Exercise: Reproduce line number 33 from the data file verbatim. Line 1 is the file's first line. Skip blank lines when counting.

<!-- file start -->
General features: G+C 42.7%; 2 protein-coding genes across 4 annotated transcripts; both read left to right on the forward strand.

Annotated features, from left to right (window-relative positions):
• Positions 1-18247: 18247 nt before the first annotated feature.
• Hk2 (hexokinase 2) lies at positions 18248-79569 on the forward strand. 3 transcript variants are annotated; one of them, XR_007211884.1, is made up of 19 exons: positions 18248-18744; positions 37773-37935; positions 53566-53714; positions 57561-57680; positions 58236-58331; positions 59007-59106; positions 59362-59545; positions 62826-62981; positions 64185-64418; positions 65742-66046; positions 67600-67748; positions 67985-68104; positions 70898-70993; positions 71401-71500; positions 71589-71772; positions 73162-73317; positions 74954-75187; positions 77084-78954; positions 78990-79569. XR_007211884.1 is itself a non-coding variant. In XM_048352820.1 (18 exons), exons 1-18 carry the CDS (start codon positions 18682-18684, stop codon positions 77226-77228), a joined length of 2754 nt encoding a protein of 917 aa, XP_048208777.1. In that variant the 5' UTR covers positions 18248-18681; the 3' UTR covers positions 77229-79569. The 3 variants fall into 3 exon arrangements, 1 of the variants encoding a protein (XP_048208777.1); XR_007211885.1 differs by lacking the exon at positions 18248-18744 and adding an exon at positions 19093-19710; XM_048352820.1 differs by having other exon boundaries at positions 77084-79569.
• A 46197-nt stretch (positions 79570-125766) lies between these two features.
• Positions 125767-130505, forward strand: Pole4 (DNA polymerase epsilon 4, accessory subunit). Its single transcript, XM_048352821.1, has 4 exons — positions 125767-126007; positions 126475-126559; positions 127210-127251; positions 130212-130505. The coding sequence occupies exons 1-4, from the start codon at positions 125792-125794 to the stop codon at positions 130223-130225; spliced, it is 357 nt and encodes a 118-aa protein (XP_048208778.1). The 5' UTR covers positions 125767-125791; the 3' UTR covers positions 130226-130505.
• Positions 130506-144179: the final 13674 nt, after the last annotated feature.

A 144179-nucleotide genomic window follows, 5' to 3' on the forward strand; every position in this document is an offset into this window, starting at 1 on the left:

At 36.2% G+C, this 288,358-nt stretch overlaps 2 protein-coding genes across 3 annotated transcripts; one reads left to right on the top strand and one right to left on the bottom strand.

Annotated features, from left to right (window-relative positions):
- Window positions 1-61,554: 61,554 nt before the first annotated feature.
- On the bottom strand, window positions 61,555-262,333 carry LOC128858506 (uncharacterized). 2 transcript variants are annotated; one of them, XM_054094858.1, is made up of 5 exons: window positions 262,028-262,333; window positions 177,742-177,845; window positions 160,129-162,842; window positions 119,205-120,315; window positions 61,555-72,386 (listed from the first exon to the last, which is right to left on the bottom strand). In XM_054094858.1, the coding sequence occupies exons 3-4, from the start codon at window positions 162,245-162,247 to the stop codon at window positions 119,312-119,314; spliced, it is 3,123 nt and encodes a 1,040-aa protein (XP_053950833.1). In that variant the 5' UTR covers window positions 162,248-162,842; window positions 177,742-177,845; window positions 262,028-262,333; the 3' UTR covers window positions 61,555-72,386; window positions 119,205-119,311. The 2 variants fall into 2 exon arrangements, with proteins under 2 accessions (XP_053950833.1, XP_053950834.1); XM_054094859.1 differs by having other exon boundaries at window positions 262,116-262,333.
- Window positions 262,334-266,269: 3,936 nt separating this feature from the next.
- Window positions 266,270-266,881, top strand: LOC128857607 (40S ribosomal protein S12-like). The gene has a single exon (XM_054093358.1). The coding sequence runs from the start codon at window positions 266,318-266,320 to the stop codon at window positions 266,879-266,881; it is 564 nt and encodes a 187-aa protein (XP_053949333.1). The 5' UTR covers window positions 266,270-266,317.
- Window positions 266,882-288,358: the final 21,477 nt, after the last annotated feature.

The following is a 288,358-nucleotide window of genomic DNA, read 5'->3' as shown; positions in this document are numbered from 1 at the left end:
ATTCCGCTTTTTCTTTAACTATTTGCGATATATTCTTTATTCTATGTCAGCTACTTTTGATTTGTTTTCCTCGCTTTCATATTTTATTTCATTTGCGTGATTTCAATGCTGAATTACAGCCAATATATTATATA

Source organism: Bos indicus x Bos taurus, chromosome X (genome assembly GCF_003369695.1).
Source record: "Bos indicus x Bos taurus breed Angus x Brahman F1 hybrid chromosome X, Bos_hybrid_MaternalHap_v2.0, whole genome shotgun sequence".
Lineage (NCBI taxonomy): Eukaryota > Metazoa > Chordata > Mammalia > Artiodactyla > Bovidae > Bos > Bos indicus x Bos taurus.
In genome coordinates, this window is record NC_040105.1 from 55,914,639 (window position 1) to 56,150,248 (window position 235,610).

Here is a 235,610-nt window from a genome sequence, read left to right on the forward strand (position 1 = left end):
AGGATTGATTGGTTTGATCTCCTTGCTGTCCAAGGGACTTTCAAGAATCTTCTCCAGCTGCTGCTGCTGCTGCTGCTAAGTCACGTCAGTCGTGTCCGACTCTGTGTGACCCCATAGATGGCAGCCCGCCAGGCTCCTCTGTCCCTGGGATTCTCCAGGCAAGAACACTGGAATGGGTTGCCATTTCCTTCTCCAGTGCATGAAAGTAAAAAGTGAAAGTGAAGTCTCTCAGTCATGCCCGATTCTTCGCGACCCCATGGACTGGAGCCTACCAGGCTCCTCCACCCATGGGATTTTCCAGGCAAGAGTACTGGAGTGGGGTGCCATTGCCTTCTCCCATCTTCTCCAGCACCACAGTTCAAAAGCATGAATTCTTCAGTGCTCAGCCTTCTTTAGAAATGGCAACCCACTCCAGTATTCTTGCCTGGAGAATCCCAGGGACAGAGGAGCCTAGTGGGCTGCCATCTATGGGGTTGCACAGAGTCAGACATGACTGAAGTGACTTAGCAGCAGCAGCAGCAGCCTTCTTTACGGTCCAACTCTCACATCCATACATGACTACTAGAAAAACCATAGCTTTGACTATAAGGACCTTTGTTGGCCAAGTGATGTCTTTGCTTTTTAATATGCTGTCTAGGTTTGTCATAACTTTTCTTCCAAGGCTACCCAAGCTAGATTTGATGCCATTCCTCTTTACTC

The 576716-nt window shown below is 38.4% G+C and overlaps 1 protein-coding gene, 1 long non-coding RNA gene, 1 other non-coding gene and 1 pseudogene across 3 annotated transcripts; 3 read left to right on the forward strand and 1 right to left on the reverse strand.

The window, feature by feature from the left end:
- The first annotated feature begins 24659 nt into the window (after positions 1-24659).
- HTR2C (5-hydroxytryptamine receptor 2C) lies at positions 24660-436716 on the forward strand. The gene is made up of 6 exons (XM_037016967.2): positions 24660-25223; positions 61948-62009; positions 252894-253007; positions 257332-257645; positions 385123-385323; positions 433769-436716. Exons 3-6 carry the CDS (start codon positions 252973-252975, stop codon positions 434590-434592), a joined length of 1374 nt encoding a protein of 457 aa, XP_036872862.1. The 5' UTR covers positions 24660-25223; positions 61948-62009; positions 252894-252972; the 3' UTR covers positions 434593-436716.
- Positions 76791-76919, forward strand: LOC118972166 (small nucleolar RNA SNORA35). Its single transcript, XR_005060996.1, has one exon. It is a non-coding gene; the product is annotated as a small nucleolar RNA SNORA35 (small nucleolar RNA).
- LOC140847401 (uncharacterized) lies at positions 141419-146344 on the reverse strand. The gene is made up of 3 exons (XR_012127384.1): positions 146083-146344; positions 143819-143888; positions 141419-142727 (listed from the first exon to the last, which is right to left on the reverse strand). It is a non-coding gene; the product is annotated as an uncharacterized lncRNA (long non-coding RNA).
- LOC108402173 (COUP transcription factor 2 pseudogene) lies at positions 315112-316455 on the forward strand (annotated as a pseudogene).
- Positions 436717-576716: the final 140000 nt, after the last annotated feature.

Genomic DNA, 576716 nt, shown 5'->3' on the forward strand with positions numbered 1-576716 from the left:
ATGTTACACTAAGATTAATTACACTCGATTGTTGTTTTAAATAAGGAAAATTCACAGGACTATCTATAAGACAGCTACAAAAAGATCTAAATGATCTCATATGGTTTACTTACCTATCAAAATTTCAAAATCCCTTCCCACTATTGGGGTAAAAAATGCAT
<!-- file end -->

ATGTTACACTAAGATTAATTACACTCGATTGTTGTTTTAAATAAGGAAAATTCACAGGACTATCTATAAGACAGCTACAAAAAGATCTAAATGATCTCATATGGTTTACTTACCTATCAAAATTTCAAAATCCCTTCCCACTATTGGGGTAAAAAATGCAT